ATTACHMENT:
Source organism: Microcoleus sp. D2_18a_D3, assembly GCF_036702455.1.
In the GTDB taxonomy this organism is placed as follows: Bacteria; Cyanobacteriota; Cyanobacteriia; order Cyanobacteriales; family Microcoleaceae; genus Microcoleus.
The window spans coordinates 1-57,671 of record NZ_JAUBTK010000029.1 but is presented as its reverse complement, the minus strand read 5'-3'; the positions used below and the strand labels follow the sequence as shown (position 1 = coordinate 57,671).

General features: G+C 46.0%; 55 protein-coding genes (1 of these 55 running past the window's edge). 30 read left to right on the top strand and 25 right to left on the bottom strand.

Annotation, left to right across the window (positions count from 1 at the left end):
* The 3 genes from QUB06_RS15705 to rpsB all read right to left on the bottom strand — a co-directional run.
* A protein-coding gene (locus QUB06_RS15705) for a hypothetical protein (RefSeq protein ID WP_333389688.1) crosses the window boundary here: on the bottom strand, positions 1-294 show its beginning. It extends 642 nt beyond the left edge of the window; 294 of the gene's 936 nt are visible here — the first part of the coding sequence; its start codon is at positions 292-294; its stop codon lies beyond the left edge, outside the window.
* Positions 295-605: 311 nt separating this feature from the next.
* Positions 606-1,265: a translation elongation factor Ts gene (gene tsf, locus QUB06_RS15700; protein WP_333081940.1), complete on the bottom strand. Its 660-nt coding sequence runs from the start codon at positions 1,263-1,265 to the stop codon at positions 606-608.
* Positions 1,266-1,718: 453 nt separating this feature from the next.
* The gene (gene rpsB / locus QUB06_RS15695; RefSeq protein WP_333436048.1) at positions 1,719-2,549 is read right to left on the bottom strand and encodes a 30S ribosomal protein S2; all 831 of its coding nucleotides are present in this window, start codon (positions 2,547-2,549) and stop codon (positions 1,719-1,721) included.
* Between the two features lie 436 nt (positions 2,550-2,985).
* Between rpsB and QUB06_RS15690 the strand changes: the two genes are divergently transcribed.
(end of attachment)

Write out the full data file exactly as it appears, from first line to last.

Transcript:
Source organism: Microcoleus sp. D2_18a_D3, assembly GCF_036702455.1.
In the GTDB taxonomy this organism is placed as follows: Bacteria; Cyanobacteriota; Cyanobacteriia; order Cyanobacteriales; family Microcoleaceae; genus Microcoleus.
The window spans coordinates 1-57,671 of record NZ_JAUBTK010000029.1 but is presented as its reverse complement, the minus strand read 5'-3'; the positions used below and the strand labels follow the sequence as shown (position 1 = coordinate 57,671).

General features: G+C 46.0%; 55 protein-coding genes (1 of these 55 running past the window's edge). 30 read left to right on the top strand and 25 right to left on the bottom strand.

Annotation, left to right across the window (positions count from 1 at the left end):
* The 3 genes from QUB06_RS15705 to rpsB all read right to left on the bottom strand — a co-directional run.
* A protein-coding gene (locus QUB06_RS15705) for a hypothetical protein (RefSeq protein ID WP_333389688.1) crosses the window boundary here: on the bottom strand, positions 1-294 show its beginning. It extends 642 nt beyond the left edge of the window; 294 of the gene's 936 nt are visible here — the first part of the coding sequence; its start codon is at positions 292-294; its stop codon lies beyond the left edge, outside the window.
* Positions 295-605: 311 nt separating this feature from the next.
* Positions 606-1,265: a translation elongation factor Ts gene (gene tsf, locus QUB06_RS15700; protein WP_333081940.1), complete on the bottom strand. Its 660-nt coding sequence runs from the start codon at positions 1,263-1,265 to the stop codon at positions 606-608.
* Positions 1,266-1,718: 453 nt separating this feature from the next.
* The gene (gene rpsB / locus QUB06_RS15695; RefSeq protein WP_333436048.1) at positions 1,719-2,549 is read right to left on the bottom strand and encodes a 30S ribosomal protein S2; all 831 of its coding nucleotides are present in this window, start codon (positions 2,547-2,549) and stop codon (positions 1,719-1,721) included.
* Between the two features lie 436 nt (positions 2,550-2,985).
* Between rpsB and QUB06_RS15690 the strand changes: the two genes are divergently transcribed.